Jose Mariano Lopez-Urdiales: Launching from the Earth at sea level requires a rocket to have more features that make it more costly. Rockets need to look streamline, which can be difficult to control, among others. There are lots of difficulties. If you are already up in space, you can make your rocket look like a ball if you want. If you are already in a vacuum, you get the efficiency out of the ratio between pressure and pressure outside. Rather than increasing the pressure in my rocket, say to 300 bars (outside is 1 bar), you need a huge amount of investment to make a turbo pump that can do that. If you can reduce the exterior pressure to 1/300th of an atmosphere and in your rocket you have 1 atmosphere, you get the same ratio but of course for that you need to be almost outside. That is the beauty of the balloon. It’s not about saving propellant but having the freedom to design your rocket with the advantage of starting high in the atmosphere and not just at sea level. If it works well at sea level, it doesn’t work so well in space and vice versa. It’s very difficult to do the same thing with the same vehicle.
Spaceoneers: How did you get your first investors?
Jose Mariano Lopez-Urdiales: I wish I understood the process better. We have a very diverse group of people who have invested. As soon as you spend some quality time with these people, explaining the data and what it is, why it is done this way, it turns out a lot of times it is introductions form existing investors. Speaking at conferences also helps. It’s very different than a software company and developing an app. There you have very clear phase A, phase B with clear milestones with what is expected at each step. For space access there isn’t such a process, so expectations are very different with different types of investors. Some of our investors were speaking with some of our sovereign wealth funds from countries where the whole deal is almost too small. It is good they are talking to us. But then you talk to VCs, they want to hear a clear focus; what you are working on now and how you intend to transition the business. It’s not obvious but often having people who studied at your same university or some link with you can help. I don’t think the investment decisions are independent of us. They are not super-rational. We are humans and we don’t make decisions in purely a rational way. There are often other factors, which are unknown.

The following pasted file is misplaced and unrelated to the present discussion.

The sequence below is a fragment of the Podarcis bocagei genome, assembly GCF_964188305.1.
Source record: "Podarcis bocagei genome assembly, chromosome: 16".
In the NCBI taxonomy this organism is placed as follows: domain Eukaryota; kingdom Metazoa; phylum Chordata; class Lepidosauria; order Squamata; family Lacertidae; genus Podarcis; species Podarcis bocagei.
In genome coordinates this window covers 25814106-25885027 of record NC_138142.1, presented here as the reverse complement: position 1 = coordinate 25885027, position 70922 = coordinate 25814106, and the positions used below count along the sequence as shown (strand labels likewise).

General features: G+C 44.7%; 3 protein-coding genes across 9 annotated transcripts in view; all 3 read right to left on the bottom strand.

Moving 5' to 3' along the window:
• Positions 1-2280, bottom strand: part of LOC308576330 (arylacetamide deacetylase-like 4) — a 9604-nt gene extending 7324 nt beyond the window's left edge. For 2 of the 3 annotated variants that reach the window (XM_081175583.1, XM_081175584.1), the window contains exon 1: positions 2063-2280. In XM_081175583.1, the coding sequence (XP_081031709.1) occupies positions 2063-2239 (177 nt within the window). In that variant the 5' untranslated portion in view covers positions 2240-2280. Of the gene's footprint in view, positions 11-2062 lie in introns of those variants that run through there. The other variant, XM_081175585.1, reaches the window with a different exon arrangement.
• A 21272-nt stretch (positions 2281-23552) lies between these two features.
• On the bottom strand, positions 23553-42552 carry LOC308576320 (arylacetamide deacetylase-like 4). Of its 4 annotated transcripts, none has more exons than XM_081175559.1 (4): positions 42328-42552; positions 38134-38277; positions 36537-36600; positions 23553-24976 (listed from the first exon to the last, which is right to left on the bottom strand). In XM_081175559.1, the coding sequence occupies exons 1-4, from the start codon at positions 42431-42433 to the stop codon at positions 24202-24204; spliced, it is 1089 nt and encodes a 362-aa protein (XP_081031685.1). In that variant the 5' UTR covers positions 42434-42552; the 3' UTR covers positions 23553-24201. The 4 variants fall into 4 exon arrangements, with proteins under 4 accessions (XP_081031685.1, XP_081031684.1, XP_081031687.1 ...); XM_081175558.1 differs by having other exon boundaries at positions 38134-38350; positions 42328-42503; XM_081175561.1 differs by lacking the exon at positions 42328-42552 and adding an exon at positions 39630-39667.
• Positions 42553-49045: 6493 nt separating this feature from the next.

Spaceoneers: What kinds of trends and technologies may affect your value proposition?
Jose Mariano Lopez-Urdiales: We are very excited about exploring very low Earth orbit (vLEO) satellites. We have seen an explosion in the number of cubesats, both in terms of components and solar panels etc. What we are very excited about is: what if we can launch satellites that are not possible right now, like a dish or a surface that would enable different types of capabilities? Using the same components from the cubesats and putting them in a different form factor, having them fly at very low Earth orbit that is just 200 km could create more bandwidth, resolution, etc. We have no orbital debris concerns. This is a technology we would potentially like to service with Bloostar, launching these very thin satellites, which may even be very cheap to make.
Spaceoneers: What advice would you give to others?
Jose Mariano Lopez-Urdiales: Surround yourself with people who work as hard as you; that’s important! Don’t give up! Listen to your potential customers and what they think. Lots of people will tell you that it can’t be done but that’s just an opinion. I think it is very important to be persistent and believe in what you are doing, insist and get it out there. That’s perhaps very typical but I hope that’s some useful advice.
I think Europe can be the leader in new space, so there are lots of opportunities there for aspiring startups.